OK, I'm on my way to see my Aunt who is dying. After hearing how important it is to surround those who are dying with the light of the living, I know that was meant for me. My Aunt is in late stages of lung cancer and does not have much time left. She is the last of my elders, the only one left who can tell me about my mothers life and hers. Here is an example of how your stories change peoples lives.

Dec. 14 2010 05:31 PM
Jenny from Plano, TX

I had to listen to a radiolab for my AP Biology class and am blown away by it! I thought it was going to be boring but it was so interesting and fresh! I am definetly going to listen to it more now!

Oct. 24 2010 11:16 PM
Margelit Hoffman from Jerusalem, Israel

Did no one make the connection that these fetal corpses are meant to grow for 9 months in the womb and then undergo a change--no connection between 50 divisions in 9 months and 9 months of pregnancy?

Feb. 11 2010 05:51 PM
Bethany from St. Louis

I think anyone who has seen someone they love die, slowly, a little each day, can relate to this story. I found this piece to be very evocative, and incredibly moving. It brought back so many memories of taking care of my dying grandmother. I believe the best thing one can do is simply be there. Care enough to witness your loved one's passing.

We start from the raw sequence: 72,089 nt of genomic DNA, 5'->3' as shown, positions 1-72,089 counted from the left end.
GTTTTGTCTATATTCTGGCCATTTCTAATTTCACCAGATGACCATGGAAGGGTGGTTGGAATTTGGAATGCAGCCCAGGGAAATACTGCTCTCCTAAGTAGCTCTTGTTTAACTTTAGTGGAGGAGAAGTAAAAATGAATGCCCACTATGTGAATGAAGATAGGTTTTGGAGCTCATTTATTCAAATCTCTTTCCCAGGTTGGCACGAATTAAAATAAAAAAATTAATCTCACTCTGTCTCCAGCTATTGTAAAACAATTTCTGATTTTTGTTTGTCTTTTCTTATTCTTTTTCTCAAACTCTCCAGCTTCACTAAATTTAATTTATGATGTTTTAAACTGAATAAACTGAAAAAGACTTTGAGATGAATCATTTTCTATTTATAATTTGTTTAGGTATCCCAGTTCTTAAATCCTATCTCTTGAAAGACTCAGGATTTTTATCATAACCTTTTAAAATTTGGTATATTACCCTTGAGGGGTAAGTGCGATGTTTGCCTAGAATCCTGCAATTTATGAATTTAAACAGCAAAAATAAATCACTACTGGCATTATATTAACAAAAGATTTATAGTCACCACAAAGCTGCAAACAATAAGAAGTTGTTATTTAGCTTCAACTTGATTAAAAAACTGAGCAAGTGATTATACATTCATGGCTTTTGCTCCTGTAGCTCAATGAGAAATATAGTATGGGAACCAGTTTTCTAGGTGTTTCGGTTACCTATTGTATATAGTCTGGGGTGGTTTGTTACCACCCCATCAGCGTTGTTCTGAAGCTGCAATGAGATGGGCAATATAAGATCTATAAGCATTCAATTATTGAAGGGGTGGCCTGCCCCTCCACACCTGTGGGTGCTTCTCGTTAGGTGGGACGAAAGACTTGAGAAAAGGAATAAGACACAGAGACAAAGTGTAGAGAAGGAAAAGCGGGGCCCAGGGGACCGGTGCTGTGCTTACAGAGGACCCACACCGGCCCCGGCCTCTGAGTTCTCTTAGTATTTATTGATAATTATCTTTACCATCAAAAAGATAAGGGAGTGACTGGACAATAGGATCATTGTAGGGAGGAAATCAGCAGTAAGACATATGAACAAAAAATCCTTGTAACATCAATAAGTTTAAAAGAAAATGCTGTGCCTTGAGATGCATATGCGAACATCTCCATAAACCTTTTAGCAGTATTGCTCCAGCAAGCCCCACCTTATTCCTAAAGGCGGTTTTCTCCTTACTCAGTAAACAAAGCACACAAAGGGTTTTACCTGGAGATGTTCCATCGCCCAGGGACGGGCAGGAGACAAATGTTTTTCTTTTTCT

Mar. 27 2009 02:31 PM
Jim Norman from Toronto

Congratulations to those responsible for the "Grandpa" segment on your work winning a Gold Medal at the New York Festivals' Radio Broadcasting Awards on June 19, 2008. Having been so greatly moved by your work myself, I hear why it received this highly prized acknowledgement.

Jun. 20 2008 06:29 PM
Candy Barr

Thank you Jeremiah and I for sharing such an intimate portrait of your family. I spent the last week with my mother dying, and it brought back that incredible time.

May. 30 2008 10:23 AM

This piece has really made me think a lot about morbidity and dying (not death). It is the helpless and painful end that seems so frightening about getting old. Death feels welcome compared to that.